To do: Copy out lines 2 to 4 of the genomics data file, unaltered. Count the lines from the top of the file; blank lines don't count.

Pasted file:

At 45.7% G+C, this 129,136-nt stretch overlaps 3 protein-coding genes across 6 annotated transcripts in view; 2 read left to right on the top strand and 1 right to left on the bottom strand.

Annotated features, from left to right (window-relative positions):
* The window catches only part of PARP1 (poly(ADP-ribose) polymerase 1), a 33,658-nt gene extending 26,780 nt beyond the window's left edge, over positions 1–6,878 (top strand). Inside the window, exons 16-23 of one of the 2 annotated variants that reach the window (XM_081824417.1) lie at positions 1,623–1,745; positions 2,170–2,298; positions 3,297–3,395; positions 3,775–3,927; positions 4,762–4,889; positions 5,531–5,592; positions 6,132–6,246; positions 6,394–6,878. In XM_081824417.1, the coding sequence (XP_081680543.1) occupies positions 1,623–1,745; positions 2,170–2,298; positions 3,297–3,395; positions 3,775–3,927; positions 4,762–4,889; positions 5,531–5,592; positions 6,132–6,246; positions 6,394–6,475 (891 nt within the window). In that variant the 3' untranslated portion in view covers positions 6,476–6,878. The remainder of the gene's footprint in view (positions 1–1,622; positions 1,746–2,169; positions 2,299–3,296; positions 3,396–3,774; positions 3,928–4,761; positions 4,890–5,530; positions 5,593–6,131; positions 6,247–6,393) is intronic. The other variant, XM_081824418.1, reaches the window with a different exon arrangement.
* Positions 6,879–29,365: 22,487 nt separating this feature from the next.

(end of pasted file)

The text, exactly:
Annotated features, from left to right (window-relative positions):
* The window catches only part of PARP1 (poly(ADP-ribose) polymerase 1), a 33,658-nt gene extending 26,780 nt beyond the window's left edge, over positions 1–6,878 (top strand). Inside the window, exons 16-23 of one of the 2 annotated variants that reach the window (XM_081824417.1) lie at positions 1,623–1,745; positions 2,170–2,298; positions 3,297–3,395; positions 3,775–3,927; positions 4,762–4,889; positions 5,531–5,592; positions 6,132–6,246; positions 6,394–6,878. In XM_081824417.1, the coding sequence (XP_081680543.1) occupies positions 1,623–1,745; positions 2,170–2,298; positions 3,297–3,395; positions 3,775–3,927; positions 4,762–4,889; positions 5,531–5,592; positions 6,132–6,246; positions 6,394–6,475 (891 nt within the window). In that variant the 3' untranslated portion in view covers positions 6,476–6,878. The remainder of the gene's footprint in view (positions 1–1,622; positions 1,746–2,169; positions 2,299–3,296; positions 3,396–3,774; positions 3,928–4,761; positions 4,890–5,530; positions 5,593–6,131; positions 6,247–6,393) is intronic. The other variant, XM_081824418.1, reaches the window with a different exon arrangement.
* Positions 6,879–29,365: 22,487 nt separating this feature from the next.